What you need is a bunch of prairie dogs and burrowing owls from around Denver, not a $150k/year taxpayer drain. It will save us the hassle of dealing with a glut of the rodents and their primary symbiotic predator. That is an " illegal alien colony " that MV could use.
Posted by gf, a resident of the Old Mountain View neighborhood, on Oct 30, 2012 at 2:27 pm
Shoreline at Mountain View Park and Refuge is an amazing and beautiful 700-acre park. It's hard to believe it was all trash. For 13 years, starting in 1968, like in many cities along the bay,the area along the bay was used as a garbage dump and landfill for trash from the city of San Francisco. In 1983, Mountain View closed the dump and began turning this area into a park. The Don Edwards National Wildlife refuge lies all along the northern edge, assuring us of endless vistas of the bay and East Bay hills.
Now that North Bayshore is planned to grow rapidly to double or triple its density, it is good that the developers can get clear guidance, from a full time staffer, available to them from the city, on how to develop and expand without destroying our natural capital that is unique to this area.
Posted by Rebecca Shapley, a resident of the Monta Loma neighborhood, on Oct 30, 2012 at 9:06 pm
As a Mountain View resident and taxpayer, I am very proud of the City Council for making the right choice to invest wisely in the conservation of the Burrowing Owls and their habitat in the Shoreline area.
The Shoreline area has to balance many, many requirements, and it's not easy to figure out what's best for the owls. Their population in the area has been going down in recent years. The biologist will identify what is necessary for successful conservation, and prevent wasteful spending on unnecessary steps, as well as (hopefully!) turn the population trend back up.
The burrowing owls are a treasure; they aren't movable, they are irreplaceable. And their successful conservation is testimony to the best in humans and Mountain View residents.
Posted by gf, a resident of the Old Mountain View neighborhood, on Oct 30, 2012 at 10:18 pm
We should be proud of our city. We will replace TWO PART_TIME biologists with one FULL_TIME biologist. Makes sense.
Many people are TOTALLY unaware that North Shoreline is biology-rich Besides the now famous endangered owls,it has an outrageous GREAT EGRET Colony of nests along one of its streets - the only Great Egret colony in the SOUTH BAY -right here- and a SNOWY EGRET nesting colony. It is home to a wide variety of shore birds, it now has birds and butterflies along the two creeks where native plants are being slowly brought back now that the creeks are being cared for by the city and its 2 current part-time staff BIOLOGISTS who will be replaced by a single BIOLOGIST.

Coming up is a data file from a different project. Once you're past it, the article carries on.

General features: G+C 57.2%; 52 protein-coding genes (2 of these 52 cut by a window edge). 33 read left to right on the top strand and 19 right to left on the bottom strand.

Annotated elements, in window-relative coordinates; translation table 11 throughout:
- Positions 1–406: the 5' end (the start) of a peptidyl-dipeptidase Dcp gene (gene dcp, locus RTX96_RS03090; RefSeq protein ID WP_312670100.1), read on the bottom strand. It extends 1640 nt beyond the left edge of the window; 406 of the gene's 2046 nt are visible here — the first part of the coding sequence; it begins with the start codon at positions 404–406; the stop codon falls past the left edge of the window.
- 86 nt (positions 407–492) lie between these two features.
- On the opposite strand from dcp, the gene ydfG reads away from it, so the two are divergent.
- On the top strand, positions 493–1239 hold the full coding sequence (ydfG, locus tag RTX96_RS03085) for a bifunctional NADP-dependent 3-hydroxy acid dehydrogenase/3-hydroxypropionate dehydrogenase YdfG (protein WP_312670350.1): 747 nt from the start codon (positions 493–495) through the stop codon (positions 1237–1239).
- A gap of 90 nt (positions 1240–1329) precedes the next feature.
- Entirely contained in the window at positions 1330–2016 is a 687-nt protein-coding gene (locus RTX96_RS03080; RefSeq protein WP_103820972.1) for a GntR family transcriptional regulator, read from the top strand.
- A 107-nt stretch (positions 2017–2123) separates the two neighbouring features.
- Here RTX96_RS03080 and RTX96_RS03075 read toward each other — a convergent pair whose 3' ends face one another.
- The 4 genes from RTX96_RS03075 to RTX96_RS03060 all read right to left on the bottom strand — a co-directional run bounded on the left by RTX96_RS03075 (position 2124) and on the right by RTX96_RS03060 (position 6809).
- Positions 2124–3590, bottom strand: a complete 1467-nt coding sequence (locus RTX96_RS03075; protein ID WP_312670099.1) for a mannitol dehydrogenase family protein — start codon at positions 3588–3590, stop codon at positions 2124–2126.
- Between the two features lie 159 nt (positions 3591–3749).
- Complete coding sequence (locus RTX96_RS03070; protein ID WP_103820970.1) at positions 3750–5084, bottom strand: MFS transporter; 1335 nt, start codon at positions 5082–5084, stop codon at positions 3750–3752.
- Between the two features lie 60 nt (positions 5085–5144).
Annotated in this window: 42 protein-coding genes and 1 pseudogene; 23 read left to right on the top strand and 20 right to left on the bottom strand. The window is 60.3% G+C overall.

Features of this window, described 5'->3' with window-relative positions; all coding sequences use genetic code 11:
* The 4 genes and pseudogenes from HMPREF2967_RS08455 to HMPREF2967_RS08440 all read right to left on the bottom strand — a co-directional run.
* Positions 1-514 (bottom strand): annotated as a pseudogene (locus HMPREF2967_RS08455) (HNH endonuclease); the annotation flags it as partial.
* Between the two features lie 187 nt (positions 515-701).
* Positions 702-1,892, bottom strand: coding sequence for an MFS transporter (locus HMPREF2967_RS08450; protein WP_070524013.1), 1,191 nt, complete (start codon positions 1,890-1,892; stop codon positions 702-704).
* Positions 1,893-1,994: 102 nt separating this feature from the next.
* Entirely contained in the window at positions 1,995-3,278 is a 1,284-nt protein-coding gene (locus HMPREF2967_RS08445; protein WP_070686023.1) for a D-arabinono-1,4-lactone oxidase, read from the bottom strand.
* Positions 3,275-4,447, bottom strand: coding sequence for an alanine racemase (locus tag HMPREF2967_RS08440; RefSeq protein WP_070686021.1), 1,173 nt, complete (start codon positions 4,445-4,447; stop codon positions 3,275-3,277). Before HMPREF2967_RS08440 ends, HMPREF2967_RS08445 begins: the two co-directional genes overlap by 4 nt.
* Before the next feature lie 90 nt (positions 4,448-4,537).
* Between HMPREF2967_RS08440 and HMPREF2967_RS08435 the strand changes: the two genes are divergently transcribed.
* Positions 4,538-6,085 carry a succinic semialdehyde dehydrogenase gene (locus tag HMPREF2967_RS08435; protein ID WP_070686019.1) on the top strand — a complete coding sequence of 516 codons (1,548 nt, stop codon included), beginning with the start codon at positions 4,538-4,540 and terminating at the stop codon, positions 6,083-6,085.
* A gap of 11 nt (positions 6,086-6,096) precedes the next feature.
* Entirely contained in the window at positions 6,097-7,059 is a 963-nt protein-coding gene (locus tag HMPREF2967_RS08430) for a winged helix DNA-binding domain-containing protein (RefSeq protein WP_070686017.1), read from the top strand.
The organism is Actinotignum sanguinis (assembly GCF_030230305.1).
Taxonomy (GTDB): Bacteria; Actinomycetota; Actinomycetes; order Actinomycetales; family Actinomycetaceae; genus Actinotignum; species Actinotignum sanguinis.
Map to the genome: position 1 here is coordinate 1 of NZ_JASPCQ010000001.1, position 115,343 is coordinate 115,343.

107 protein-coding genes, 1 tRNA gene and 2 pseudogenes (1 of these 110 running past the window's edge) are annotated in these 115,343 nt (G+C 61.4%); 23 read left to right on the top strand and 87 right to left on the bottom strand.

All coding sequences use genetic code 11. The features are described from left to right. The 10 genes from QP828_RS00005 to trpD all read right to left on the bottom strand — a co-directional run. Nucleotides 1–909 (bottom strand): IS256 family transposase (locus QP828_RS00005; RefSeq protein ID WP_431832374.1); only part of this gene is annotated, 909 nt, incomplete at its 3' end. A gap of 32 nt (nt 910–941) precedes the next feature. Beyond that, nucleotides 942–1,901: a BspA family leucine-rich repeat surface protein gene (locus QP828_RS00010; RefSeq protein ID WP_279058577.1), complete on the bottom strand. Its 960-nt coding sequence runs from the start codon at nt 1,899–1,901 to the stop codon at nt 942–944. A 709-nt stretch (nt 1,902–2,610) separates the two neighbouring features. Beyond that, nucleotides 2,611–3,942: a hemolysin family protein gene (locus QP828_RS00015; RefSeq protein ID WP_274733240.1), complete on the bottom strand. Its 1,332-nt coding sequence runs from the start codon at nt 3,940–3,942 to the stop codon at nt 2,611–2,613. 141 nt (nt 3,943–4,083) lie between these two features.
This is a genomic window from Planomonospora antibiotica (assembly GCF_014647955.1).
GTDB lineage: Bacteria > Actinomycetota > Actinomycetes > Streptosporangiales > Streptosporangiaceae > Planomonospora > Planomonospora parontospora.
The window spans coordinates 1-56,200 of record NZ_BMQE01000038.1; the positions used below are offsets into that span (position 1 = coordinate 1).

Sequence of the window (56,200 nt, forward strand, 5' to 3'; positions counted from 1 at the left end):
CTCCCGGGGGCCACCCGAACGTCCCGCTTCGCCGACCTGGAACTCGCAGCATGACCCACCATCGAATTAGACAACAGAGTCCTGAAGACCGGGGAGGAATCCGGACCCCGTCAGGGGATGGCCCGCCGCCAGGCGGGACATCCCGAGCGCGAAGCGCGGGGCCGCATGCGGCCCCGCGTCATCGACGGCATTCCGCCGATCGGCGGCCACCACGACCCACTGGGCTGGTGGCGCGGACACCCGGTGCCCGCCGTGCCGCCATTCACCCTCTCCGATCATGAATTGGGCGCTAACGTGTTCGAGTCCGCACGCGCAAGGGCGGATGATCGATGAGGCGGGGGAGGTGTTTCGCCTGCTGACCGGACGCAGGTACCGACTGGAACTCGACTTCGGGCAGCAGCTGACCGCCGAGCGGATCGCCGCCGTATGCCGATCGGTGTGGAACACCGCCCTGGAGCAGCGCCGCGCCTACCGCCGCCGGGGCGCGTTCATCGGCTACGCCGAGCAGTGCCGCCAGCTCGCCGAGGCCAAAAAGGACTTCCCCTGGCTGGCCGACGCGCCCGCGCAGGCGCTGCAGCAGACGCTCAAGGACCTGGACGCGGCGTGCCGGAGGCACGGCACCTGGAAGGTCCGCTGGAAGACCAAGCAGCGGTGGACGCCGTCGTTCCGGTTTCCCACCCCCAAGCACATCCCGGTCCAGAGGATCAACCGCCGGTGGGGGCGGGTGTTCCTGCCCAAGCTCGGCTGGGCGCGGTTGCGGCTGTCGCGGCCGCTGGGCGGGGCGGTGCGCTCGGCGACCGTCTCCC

Our creeks, all the way back to the springs and the hills are slowly coming alive and the trails are being developed for recreation all along these natural biological preserves.
Posted by the_punnisher, a resident of the Whisman Station neighborhood, on Nov 1, 2012 at 10:26 am
How about NOT hiring a $150K biologist and sending some money my way?
I've solved the solution using common sense and facing the reality that MV, like other SFBA cities has a cash flow problem. The owl/prairie dog situation is the NATURAL, BALANCED SYMBIOTIC relationship.
Posted by nOT cHRONIC cONot Chronic Complainer, a resident of the Blossom Valley neighborhood, on Nov 1, 2012 at 11:12 am
How can someone solve a solution? I though we came up with solutions to solve problems. Must be a Colorado thing...find a solution, then solve it(?)
"Common Sense" is a phrase people use when in actuality they are ignorant about some complex issue and only can rely on what they _think_ they know. I'm sure it was common sense to think the world was flat back in the day...they people got educated.
Posted by Old MV, a resident of the Old Mountain View neighborhood, on Nov 1, 2012 at 10:06 pm
Wow -- $791,000 for a few burrowing owls (just how many are there?). I'm sorry, but if the Audubon Society wants this project, they should fund it. Expecting the residents of Mountain View to bear the cost is ridiculous. Wake up, City Council. You guys are fiscally reckless (and will be voted out of office!).